GECOM begins training of trainers for house-to-house registration

The Guyana Elections Commission (GECOM) has started training for staff for national house-to-house registration.

“We started on Saturday and Sunday, training those trainers who will be out in the field training other staff,” GECOM Public Relations Officer Yolanda Ward told Stabroek News.

Ward explained that while approximately 100 persons were trained, only 75 are likely to be employ-ed based on their performance during the evaluation process.

“We are looking for 25 teams of three,” she further explained, while noting that the evaluations are currently being marked in a process expected to be completed tomorrow.

The successful candidates will then be notified and the training of other staff will commence.

GECOM has been allocated $3.36 billion for house-to-house registration this year and government-nominated members of the commission, Vincent Alexander, Charles Corbin and Desmond Trotman, have argued that the current voters’ list, which has in excess of 600,000 names, is severely bloated and that no “credible” election can be held before the list is cleansed of both the dead and those who have migrated.

They held on to this argument even as the opposition-nominated commissioners pushed for an election date to be set within three months following the passage of a no-confidence motion against government last December or during the validity of the current list, which expires on April 30th.

The Carter Center had suggested a compromise, with the National Registration Act being operationalised to sanitise the list of overseas-based Guyanese.

Section 40(1) provides for the Chief Immigration Officer to compile a list of those emigrating from the country and to submit this list every three months to the Commissioner of Registration.

The law further provides at 40 (3) for the Commissioner to cancel the registration of these migrants under section 38 (1).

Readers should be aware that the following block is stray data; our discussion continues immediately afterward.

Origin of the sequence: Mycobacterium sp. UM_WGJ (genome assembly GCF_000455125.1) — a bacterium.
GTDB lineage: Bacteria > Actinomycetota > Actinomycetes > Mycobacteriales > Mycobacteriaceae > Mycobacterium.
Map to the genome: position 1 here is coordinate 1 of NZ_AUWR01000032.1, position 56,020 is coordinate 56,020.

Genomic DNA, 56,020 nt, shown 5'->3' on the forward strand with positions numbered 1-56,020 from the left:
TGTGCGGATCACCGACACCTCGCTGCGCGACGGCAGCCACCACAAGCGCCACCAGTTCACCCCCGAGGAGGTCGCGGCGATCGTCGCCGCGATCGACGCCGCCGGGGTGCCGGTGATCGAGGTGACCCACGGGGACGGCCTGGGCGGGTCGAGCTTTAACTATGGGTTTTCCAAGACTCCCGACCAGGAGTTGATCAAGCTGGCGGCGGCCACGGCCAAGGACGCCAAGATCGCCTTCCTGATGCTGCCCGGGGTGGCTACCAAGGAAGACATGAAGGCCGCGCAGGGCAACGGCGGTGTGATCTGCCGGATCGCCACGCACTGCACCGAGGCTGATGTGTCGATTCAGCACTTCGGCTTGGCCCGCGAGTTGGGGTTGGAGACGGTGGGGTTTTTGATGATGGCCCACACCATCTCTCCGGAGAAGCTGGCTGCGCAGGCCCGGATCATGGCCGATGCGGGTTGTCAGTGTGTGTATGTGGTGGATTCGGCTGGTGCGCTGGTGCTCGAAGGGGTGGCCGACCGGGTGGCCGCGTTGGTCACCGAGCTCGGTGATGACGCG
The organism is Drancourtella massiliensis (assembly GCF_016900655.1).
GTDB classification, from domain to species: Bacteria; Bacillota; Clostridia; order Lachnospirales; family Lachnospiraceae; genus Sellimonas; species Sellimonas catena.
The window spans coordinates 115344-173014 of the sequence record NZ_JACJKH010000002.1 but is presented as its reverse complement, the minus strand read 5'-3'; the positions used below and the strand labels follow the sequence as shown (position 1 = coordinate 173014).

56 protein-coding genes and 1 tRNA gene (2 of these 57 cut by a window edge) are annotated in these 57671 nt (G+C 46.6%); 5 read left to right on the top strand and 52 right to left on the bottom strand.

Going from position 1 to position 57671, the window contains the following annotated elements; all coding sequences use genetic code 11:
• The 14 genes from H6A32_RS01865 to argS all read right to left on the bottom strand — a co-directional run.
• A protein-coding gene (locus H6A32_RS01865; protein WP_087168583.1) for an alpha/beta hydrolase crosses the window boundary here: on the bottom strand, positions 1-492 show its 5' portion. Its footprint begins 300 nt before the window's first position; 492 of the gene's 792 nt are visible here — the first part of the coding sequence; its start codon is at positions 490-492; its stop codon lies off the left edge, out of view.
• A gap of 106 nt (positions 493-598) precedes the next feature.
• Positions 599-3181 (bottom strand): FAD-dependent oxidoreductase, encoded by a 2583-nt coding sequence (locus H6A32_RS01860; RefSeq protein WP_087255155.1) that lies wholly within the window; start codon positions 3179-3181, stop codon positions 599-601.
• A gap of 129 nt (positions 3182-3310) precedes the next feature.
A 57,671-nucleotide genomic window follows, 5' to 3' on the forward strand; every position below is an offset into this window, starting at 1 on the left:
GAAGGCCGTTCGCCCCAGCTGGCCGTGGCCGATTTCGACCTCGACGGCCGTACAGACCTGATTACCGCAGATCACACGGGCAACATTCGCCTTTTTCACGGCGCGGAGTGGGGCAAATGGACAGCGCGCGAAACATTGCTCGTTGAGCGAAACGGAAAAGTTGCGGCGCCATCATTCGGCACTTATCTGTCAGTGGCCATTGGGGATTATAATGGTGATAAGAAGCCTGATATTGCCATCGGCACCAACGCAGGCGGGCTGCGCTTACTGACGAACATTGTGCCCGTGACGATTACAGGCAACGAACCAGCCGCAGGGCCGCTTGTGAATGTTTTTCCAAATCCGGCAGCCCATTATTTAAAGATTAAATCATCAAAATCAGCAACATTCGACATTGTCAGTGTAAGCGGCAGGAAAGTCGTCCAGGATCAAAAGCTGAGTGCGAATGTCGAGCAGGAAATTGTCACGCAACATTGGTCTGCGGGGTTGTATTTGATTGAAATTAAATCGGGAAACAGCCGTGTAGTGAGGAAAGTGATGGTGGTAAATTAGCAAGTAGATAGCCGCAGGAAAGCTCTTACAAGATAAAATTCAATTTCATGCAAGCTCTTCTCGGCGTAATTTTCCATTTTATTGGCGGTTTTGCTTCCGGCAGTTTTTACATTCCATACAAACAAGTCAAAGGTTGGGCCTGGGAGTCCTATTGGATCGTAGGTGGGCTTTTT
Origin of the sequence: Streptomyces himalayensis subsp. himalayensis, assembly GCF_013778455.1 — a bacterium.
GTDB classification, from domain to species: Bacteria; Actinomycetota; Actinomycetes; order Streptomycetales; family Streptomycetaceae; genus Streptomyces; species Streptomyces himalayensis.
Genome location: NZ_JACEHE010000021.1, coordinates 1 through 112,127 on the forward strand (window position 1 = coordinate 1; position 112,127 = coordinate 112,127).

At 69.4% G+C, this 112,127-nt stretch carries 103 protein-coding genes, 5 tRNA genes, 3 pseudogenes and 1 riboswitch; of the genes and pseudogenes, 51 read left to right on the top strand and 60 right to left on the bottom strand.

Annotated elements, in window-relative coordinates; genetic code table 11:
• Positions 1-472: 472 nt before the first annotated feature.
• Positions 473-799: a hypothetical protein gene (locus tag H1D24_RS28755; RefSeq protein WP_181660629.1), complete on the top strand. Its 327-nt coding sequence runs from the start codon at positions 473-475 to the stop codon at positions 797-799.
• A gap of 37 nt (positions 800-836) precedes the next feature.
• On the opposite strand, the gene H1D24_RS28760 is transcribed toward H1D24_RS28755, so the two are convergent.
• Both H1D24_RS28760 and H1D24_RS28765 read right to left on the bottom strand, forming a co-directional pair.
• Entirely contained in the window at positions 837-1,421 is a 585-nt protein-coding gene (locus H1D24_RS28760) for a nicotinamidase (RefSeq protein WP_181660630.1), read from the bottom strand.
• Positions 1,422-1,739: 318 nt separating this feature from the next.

Section 38(1) (e) specifically provides for a registration officer to cancel the registration of a person if the registration officer is satisfied that such a person is not qualified to be registered.

Alexander had previously said that this provision does not violate a person’s right to vote since they can be present during the claims and objections period to have their registration reinstated but he later told Stabroek News that questions have been raised about whether the provision is constitutional.

“I am willing to explore the option provided. My objective is to have a sanitized list and I’m willing to explore if this option will provide such a list in a timely manner. We will, however, have to look into the legal questions surrounding the suggestion. It has been suggested that the measure is unconstitutional as it infringes on a citizen’s right to vote, he said noting that Guyana’s constitution provides for each citizen to be eligible to vote.

“Being non-resident does not mean you are no longer a citizen and if someone chooses to challenge it, we might have a situation like the 1997 ID Card Case,” he posited.

Following the 1997 elections in which all voters were required to present an ID before being issued a ballot, Esther Perreira filed a challenge to the measure, which was later declared unconstitutional resulting in the elections being invalidated.

It is unlikely that the Carter Center proposal would be under consideration in light of the Appeal Court ruling in a split decision last Friday against the validity of the no-confidence motion.

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